Des Kelly connects systems thinking and emotion in business.
Measurement of performance within organisations is possibly the most misunderstood and misused technique available to senior leaders. Some organisations can even destroy the bond between leader and employee by measuring the wrong things or by measuring the right things but in the wrong way.
There is a maxim that emerged from social science that suggests that ‘Not everything that can be counted counts & not everything that counts can be counted.’ We may be able to count how many customer complaints we’ve had but will we ever be able to count the cost of unhappy customers telling other potential customers of their bad experience?
This is a view that was articulated by W.E. Deming when he said, ‘he that would run his company on visible figures alone will in time have neither company nor figures…the most important figures that one needs for management are unknown or unknowable, but successful management must nevertheless take account of them’.
So, how should leaders approach the subject of measurement? And how do they implement these so that the employees can positively respond and influence them?
The first thing is to do is something that is more related to beliefs and assumptions than any statistical endeavour. We should start with the customer, their needs and wants because they determine what the business will be. Senior leaders define the system that can deliver this ‘want’ and then lead its deployment.
We will only know if the system is working if we measure
This may seem obvious but it’s often where things start to go wrong. All measures should be a sensible balance of effectiveness – how well we are satisfying the customer, and efficiency – how much resource it takes to satisfy the customer. All too frequently organisations have a disproportionate bias towards efficiency with the very real risk that they become extremely efficient at delivering the wrong thing.
We should start with the customer, their needs and wants because they determine what the business will be. Senior leaders define the system that can deliver this ‘want’ and then lead its deployment.
After measurements come understanding targets and their related cause and effects. It is at this point we run the risk of creating measures that fashion a rift between the leaders and the employees.
One of the errors leaders can make when setting targets is that while they seem to be derived from understanding the needs and wants of the customer, they have no science or method as to how they can be achieved.
The deployment of these types of target is a certain way to destroy the bond between leader and worker. When targets are set with no science of method of delivery, it means leaders don’t understand what to do. Setting a goal in this circumstance is just a misplaced appeal to the employees to work harder or to be better.
The consequence of driving that target will only generate concern or worse, fear, in the people assigned to the task of delivery. The achievement of targets or goals needs rational logic for how they can be achieved.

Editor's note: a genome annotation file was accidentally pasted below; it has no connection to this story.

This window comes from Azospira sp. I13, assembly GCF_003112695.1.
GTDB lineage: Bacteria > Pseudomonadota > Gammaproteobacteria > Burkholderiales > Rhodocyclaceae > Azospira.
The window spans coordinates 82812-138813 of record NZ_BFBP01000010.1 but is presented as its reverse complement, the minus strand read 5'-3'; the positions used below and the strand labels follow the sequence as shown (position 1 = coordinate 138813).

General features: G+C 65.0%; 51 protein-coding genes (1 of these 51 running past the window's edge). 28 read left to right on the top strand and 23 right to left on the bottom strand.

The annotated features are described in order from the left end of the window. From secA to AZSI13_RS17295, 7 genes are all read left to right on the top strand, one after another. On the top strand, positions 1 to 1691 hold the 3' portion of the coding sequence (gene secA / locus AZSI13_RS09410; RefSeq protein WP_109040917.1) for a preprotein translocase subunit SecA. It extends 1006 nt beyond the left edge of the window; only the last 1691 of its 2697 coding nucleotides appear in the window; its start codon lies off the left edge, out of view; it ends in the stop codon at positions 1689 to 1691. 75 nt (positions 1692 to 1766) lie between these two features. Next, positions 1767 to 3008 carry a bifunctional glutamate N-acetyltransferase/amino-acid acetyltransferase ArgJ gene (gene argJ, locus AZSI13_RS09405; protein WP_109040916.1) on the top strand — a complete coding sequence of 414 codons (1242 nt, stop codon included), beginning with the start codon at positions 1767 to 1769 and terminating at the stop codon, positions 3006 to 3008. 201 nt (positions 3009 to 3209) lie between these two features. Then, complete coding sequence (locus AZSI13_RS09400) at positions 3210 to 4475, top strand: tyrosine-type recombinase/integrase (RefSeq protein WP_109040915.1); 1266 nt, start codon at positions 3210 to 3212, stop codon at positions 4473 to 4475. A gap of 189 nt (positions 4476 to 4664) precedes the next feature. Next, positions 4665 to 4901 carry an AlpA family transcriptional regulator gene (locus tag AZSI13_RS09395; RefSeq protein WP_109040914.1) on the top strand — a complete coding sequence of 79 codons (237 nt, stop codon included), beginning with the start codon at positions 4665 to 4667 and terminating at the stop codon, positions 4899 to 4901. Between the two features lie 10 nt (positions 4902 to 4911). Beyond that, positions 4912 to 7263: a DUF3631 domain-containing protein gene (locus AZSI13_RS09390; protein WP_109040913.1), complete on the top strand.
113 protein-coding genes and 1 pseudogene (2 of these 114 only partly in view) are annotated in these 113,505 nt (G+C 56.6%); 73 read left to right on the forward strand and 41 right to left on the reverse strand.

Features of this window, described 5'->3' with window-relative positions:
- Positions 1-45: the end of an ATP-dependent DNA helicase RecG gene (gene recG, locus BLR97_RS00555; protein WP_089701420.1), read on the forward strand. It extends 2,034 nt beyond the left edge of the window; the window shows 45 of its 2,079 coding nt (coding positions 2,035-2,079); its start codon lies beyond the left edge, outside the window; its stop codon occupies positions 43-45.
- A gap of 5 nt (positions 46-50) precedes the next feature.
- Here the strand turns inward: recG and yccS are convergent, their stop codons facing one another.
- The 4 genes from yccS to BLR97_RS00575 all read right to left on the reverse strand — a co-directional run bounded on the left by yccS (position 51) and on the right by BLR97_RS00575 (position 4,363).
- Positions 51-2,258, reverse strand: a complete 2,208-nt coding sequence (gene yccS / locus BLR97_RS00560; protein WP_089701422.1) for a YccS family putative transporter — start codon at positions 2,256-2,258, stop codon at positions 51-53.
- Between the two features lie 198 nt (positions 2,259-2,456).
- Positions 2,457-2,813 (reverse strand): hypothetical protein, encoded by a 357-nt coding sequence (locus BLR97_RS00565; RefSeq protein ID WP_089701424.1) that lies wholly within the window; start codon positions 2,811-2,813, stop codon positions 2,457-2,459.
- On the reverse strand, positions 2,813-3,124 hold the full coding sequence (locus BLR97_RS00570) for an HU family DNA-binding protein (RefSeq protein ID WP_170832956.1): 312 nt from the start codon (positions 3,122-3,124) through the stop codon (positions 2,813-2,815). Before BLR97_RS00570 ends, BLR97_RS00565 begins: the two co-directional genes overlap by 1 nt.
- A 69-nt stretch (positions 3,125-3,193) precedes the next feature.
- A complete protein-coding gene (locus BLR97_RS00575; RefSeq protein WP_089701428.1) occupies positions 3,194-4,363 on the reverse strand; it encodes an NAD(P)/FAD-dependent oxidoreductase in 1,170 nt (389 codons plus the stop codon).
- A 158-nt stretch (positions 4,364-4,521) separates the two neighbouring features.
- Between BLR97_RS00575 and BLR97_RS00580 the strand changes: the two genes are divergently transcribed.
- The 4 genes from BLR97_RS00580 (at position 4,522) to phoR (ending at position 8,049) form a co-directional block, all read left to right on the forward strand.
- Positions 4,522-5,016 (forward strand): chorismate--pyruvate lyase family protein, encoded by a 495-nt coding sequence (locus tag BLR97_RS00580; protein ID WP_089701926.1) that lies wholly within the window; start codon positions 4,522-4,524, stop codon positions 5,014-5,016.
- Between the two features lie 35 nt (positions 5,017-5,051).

Back in 1986, in his book Out of the Crisis, Deming suggested that management should, ‘Eliminate slogans, exhortations, and targets for the work force asking for zero defects and new levels of productivity. Such exhortations only create adversarial relationships, as the bulk of the causes of low quality and low productivity belong to the system and thus lie beyond the power of the work force’.
For every target, there must be a rational understanding of the effect, which is the desired target, and its cause, the upstream activity that predicates the result. These, in process language, are referred to as Results Measures (related to the target) and Process Measures (related to the cause).
The Results Measure tells us how well we satisfy the target or customer requirement, the Process Measure tells us how probable it is that we will hit the target.
When we establish process measures and allow those working in the process to control these and improve the very method that delivers them, we build on the intrinsic desire of all humans to do well. The outcome is a powerful one, its gives the employee pride in what they do and better yet, control over the outcome.
It’s also true that we cannot know if we are being successful if we do not define and track these important goals or targets.
Karl Pearson, a well-known statistician, has been credited for suggesting, “When performance is measured, performance improves. When performance is measured and reported back, the rate of improvement accelerates.”
Whether this a statement based on empirical evidence or pure logic I’m not certain, but it doesn’t need a huge degree of imagination to see a reasonable rationale for correlation between the two.
Establishing rational targets with a means and science behind their delivery, which are tracked and reported, the business will benefit, our employees will be engaged and the bond between leaders and employees can be fostered.
If we take the converse of this and have arbitrary targets that we track and report we accelerate not improvement but distrust between leaders and employees and, in doing so, break the emotional bond crucial for the businesses well-being.
Measures are far more than something that generates data for leaders, measures are for learning. The measure allows insight and the growth of knowledge and when established in the right way builds a psychological bond between worker and co-worker and between worker and leader. When established poorly they do the exact opposite.
About the author
Des Kelly is director consultant at PMI (Process Management International)